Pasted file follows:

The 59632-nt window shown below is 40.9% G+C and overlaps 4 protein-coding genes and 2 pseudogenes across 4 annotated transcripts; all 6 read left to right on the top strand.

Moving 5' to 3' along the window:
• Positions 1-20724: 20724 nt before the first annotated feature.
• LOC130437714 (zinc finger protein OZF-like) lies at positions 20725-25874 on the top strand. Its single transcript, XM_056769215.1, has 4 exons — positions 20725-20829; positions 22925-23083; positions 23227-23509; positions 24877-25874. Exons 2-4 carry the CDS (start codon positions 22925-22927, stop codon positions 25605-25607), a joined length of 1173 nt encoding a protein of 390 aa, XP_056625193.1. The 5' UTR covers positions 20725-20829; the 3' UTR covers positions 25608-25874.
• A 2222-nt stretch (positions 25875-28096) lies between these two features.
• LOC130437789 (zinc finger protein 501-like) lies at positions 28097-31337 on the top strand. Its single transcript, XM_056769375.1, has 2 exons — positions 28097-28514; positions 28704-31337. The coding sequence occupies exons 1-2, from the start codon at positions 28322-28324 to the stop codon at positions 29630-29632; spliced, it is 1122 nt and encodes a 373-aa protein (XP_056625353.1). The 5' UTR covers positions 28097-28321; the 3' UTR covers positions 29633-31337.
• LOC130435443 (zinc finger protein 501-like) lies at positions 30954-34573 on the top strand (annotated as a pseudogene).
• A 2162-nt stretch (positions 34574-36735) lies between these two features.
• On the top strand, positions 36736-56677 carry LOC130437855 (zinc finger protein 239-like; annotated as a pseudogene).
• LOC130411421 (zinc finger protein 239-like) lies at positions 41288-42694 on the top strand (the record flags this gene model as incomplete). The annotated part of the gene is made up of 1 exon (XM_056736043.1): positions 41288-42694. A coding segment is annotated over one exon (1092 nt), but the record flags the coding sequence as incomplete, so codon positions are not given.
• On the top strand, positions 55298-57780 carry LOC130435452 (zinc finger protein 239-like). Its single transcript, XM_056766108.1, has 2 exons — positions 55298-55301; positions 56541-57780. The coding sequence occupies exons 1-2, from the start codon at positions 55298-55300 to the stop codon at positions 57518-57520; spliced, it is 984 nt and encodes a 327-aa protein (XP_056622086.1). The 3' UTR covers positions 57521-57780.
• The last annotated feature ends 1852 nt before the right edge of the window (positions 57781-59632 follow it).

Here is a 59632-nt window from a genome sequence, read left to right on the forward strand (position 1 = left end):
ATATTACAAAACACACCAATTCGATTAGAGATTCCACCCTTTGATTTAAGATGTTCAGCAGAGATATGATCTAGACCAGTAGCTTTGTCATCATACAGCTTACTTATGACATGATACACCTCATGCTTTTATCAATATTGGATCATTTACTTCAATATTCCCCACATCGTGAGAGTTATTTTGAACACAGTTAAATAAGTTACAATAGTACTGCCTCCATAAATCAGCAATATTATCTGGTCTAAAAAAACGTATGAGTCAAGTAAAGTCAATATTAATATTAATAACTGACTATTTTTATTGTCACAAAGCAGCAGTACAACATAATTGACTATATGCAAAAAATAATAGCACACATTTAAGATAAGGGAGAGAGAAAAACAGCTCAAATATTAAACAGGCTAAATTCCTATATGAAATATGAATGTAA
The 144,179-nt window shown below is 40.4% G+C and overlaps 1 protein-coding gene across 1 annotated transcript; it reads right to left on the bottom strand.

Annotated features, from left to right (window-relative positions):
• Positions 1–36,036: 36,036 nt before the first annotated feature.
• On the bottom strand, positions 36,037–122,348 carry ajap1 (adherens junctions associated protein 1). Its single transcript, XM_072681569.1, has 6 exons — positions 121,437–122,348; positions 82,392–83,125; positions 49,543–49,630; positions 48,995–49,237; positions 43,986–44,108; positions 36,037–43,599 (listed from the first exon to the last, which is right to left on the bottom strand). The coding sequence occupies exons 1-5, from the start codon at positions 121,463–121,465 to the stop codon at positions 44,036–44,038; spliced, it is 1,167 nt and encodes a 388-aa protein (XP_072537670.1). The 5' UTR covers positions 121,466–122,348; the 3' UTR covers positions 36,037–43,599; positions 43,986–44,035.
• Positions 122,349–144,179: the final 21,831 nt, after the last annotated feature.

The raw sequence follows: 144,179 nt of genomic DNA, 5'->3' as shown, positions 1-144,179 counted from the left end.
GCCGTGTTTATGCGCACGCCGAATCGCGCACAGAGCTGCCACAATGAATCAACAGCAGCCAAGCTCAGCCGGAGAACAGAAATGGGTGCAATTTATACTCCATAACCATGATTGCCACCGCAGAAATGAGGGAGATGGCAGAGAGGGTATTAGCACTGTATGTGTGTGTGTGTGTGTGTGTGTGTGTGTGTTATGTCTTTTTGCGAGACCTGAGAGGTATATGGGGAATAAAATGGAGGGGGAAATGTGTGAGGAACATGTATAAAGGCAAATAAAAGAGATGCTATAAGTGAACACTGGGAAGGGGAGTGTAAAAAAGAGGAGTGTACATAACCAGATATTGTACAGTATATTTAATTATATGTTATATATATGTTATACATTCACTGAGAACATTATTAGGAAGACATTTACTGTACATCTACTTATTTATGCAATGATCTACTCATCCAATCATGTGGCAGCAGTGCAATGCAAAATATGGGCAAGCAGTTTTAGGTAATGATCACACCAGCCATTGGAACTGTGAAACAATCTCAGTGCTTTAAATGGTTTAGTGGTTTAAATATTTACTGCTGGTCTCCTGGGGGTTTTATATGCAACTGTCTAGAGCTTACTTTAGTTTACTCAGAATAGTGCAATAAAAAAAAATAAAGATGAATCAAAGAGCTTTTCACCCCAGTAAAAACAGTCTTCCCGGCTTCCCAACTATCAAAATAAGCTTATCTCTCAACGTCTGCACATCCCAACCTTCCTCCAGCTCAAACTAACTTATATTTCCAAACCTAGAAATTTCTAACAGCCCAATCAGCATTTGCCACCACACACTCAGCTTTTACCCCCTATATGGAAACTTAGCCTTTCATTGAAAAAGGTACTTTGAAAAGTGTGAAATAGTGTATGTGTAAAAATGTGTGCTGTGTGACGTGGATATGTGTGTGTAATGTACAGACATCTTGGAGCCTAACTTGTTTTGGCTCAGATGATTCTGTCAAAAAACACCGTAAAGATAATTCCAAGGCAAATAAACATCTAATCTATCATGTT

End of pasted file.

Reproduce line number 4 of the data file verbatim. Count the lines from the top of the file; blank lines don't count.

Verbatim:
• LOC130437714 (zinc finger protein OZF-like) lies at positions 20725-25874 on the top strand. Its single transcript, XM_056769215.1, has 4 exons — positions 20725-20829; positions 22925-23083; positions 23227-23509; positions 24877-25874. Exons 2-4 carry the CDS (start codon positions 22925-22927, stop codon positions 25605-25607), a joined length of 1173 nt encoding a protein of 390 aa, XP_056625193.1. The 5' UTR covers positions 20725-20829; the 3' UTR covers positions 25608-25874.